CLA South East is urging dog owners to understand their responsibilities and the law to help prevent livestock being badly injured and killed during the lambing season.
Lambing season is a busy time of year for our farmers, and livestock worrying can have serious effects on animals including stress, injury and abortion. Sheep do not cope well with stressful situations and can even die from shock days after the event.
So CLA South East, which represents thousands of farmers, landowners and rural businesses in Kent, Hampshire, Surrey, Sussex, Berkshire, Buckinghamshire, Oxfordshire and the Isle of Wight, is offering advice to dog owners to help avoid problems this season.
It comes after one recent incident left nearly 30 pregnant ewes dead after a dog attack in a field in Sittingbourne, Kent, which police described as “possibly the worst livestock attack we have ever had”.
CLA Regional Director Tim Bamford said: “We would advise owners to keep their dogs on leads when walking through fields of livestock, particularly sheep at this time of year, and to always stick to public rights of ways.
“If you live near land with livestock in it, ensure that you know where your dog is at all times, make sure your property is secure and check dogs can’t escape at any time.
“It is the owner’s responsibility to keep their dog under control and we are also raising awareness about the potential consequences of not doing so. Livestock worrying is a criminal offence and a fine of £1,000 can be handed out.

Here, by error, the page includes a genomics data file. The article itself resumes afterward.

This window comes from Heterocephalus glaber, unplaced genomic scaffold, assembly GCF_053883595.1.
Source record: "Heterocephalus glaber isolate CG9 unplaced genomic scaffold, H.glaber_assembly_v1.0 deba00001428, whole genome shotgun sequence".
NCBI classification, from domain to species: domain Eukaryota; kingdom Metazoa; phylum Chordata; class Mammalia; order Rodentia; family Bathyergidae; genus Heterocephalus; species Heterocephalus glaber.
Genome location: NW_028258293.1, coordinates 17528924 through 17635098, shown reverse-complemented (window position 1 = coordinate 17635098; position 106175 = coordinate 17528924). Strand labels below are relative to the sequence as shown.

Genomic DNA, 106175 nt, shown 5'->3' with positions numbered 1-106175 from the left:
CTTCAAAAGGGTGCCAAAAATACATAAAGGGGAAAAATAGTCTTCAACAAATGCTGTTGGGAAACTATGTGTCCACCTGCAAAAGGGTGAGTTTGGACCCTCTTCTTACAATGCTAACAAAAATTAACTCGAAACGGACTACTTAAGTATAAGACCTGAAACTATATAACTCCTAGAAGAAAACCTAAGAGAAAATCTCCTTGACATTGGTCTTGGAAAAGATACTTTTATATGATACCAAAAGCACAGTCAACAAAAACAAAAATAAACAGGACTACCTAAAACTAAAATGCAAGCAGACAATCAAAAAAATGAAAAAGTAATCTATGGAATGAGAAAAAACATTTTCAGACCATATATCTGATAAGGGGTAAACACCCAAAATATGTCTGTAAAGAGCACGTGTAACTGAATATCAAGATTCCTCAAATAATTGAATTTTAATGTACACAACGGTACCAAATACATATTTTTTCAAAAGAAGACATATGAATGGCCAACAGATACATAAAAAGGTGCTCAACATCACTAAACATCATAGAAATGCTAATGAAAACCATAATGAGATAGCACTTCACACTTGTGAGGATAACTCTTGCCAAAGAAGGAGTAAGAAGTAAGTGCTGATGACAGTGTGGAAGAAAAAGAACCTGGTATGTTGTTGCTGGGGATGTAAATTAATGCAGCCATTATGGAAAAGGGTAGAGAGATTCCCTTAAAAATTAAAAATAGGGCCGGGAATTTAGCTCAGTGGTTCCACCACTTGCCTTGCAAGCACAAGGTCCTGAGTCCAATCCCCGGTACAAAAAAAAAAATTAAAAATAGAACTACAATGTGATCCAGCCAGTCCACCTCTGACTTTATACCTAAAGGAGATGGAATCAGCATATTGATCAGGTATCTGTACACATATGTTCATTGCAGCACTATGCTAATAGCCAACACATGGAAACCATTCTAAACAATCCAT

“It is also important that every instance of livestock worrying is reported to the police. This will allow for a more accurate picture of the scale of the problem to be built up, and assist the police and Government to determine what resources and powers are required in order to effectively tackle the problem.”
Where a dog is in the act of worrying livestock and there is, or is likely to be serious damage to those livestock, call police on 999. Alternatively, dial 101 to report an incident where the dogs are no longer present after an attack or to report problem dog behaviour. Photographs and videos of the worrying incident and/or the damage it caused can be extremely useful.
The CLA has teamed up with LEAF Education to help improve understanding of the Countryside Code by creating a resource pack for teachers and youth group leaders. The code, which was first introduced in 1951, was recently refreshed by the Government but is no longer taught in schools as a matter of course.